Dutch football has produced some of the best football and footballers our planet has ever seen. The invention of ‘Total Football’ from Ajax and further expansion with the national team to lead European and International football, and the introduction of some of the best coaches and footballers the world has ever seen. Clubs such as Ajax, Feyenoord, PSV and more recently Twente, have been competitive in European football competitions. Arguably one of the smallest nations to maintain such a prestigious hold within European football circles.
But what lies beneath the glamour of the illustrious clubs? I went to see some Jupiler League (second tier) action as MVV Maastricht hosted Helmond Sport at De Geusselt as the league restarted after the winter break to find out.
I had visited Maastricht before, a smart city with a little of over 100,000 inhabitants, in the very south of Holland, on a triple border of Germany and Belgium, 30 kilometers along the River Maas, which the city is named, from the Belgian city Liege, and 40 kilometers from the German city of Aachen.
It was a bitterly cold night in early January, meeting a friend of mine who I had met in the previous summer in Albania, where we had discussed MVV and De Geusselt, the host stadium for the day. We dropped our bags, and picked up some food on the way to the stadium, via the train station footbridge. The tall beaming floodlights were visible as we crossed, bright through the clear crisp winter air.
A 15-minute walk through a housing estate, the floodlights, and the inconspicuous McDonalds arches, our guiding light, lead us towards De Geusselt, a 10,000 all-seater stadium. It was built in 1961, replacing a former city center ground (sounds all to familiar, although a little earlier than the British are used to), with a capacity of 18,000, but a renovation in the 80’s lead to it’s current capacity.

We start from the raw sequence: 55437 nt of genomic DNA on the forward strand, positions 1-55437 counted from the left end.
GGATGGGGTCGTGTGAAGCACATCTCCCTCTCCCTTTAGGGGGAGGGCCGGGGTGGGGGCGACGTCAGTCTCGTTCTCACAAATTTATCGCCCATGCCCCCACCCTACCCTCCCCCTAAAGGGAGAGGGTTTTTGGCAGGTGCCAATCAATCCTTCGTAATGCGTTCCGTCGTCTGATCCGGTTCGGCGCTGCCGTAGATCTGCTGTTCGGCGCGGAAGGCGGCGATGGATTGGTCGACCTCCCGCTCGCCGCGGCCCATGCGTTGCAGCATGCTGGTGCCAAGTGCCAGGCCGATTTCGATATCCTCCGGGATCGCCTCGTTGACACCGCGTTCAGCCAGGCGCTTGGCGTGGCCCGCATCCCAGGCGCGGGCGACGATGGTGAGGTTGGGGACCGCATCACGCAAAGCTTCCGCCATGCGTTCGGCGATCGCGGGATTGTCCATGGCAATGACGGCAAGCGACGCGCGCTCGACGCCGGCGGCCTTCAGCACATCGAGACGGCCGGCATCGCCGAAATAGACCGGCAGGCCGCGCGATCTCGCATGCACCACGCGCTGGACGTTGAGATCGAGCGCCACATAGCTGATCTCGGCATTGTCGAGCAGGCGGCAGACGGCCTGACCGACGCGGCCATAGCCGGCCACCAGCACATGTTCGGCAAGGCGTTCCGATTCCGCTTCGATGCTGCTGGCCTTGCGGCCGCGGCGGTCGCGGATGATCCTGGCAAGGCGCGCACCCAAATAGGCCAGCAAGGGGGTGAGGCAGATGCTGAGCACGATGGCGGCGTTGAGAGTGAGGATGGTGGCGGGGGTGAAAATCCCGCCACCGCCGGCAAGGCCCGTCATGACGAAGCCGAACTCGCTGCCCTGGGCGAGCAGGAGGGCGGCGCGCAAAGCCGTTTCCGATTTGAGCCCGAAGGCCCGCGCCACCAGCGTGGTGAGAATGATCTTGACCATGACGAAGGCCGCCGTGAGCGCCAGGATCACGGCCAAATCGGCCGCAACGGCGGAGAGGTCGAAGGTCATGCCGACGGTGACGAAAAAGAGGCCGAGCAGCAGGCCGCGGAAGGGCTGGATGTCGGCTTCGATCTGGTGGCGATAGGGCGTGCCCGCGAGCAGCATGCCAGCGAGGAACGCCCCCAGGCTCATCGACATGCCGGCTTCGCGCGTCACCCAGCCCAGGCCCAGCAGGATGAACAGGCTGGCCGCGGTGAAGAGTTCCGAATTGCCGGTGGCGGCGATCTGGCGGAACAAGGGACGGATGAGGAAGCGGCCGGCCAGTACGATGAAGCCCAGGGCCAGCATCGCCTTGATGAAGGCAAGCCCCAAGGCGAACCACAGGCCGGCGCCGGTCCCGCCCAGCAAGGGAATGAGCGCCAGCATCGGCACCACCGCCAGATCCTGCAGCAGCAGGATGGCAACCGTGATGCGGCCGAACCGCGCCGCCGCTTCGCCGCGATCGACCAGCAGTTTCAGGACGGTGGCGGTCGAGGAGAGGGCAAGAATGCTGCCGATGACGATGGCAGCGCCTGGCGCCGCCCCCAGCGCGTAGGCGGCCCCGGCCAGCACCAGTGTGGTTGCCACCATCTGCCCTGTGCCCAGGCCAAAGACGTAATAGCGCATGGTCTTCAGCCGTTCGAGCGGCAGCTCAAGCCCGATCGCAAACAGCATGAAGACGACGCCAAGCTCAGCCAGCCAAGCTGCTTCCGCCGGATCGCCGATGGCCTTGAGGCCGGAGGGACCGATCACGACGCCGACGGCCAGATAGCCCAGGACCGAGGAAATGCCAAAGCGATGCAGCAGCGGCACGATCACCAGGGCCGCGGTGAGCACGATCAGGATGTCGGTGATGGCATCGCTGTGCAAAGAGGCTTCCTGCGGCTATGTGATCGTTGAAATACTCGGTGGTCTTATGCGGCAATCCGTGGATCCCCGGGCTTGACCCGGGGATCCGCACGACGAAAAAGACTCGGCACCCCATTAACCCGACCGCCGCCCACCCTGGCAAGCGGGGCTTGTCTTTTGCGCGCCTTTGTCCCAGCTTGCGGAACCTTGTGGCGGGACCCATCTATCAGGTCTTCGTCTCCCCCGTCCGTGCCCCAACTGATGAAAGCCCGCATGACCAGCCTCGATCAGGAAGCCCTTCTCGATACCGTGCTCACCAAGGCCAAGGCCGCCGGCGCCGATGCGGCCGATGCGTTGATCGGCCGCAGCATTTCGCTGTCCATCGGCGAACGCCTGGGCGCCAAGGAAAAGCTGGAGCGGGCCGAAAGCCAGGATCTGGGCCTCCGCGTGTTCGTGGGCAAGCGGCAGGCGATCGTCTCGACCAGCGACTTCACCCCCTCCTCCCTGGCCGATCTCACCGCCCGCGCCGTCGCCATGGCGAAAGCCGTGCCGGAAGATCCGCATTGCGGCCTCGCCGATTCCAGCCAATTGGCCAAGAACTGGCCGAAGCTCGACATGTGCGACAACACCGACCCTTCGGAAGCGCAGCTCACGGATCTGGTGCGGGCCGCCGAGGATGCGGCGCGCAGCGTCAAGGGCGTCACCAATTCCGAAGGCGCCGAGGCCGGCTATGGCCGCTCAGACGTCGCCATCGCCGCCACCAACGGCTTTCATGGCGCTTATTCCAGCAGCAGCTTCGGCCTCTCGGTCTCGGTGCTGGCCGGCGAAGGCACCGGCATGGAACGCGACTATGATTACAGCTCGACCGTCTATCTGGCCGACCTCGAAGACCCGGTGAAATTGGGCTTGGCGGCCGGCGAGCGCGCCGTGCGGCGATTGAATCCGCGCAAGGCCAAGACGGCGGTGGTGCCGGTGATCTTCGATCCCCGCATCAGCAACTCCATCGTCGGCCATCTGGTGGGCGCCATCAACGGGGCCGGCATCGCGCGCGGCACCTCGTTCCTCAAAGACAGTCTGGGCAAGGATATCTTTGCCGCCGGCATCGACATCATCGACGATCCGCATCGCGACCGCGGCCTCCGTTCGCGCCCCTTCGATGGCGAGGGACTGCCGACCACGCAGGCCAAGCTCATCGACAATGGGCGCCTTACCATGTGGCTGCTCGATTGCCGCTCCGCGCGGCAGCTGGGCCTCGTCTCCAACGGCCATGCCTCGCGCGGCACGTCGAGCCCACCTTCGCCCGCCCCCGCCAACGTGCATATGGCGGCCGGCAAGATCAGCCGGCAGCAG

The front facade of the main stand greeted us, a grey-clad structure which had a nautical feel to it, with circular porthole-styled windows. Our entrance to De Geusselt was to the right, where we would stand with the Ultras in the Hoofdtribune (Main Stand) of the ground, our entrance a cool 12€.
As I walked into the stadium, two ornate food trucks were dishing out locally sourced and produced food, for a bargain, however, I opted for a more refreshing beaker of the local grog, denting my wallet to the tune of 4€. I stood to admire the compact stadium, as the intimidating floodlights loomed high and bright over De Geusselt, the pesky arches still hovering in the background.
I had immediately noticed that the pitch was artificial, which, I was informed, was not too uncommon for Dutch teams. My next observation was that all four stand were, well, stood high up, raised away from the pitch, and maybe not what I was used to.
Normally I would expect to see the seats race all the way down to the pitch edge. On reflection, it made sense. Smaller grounds, that weren’t full, rarely had fans packed in at the front with open space at the back of the stand. No. It was the other way around. The view better at a higher viewpoint. Ah, the forward-thinking Dutch.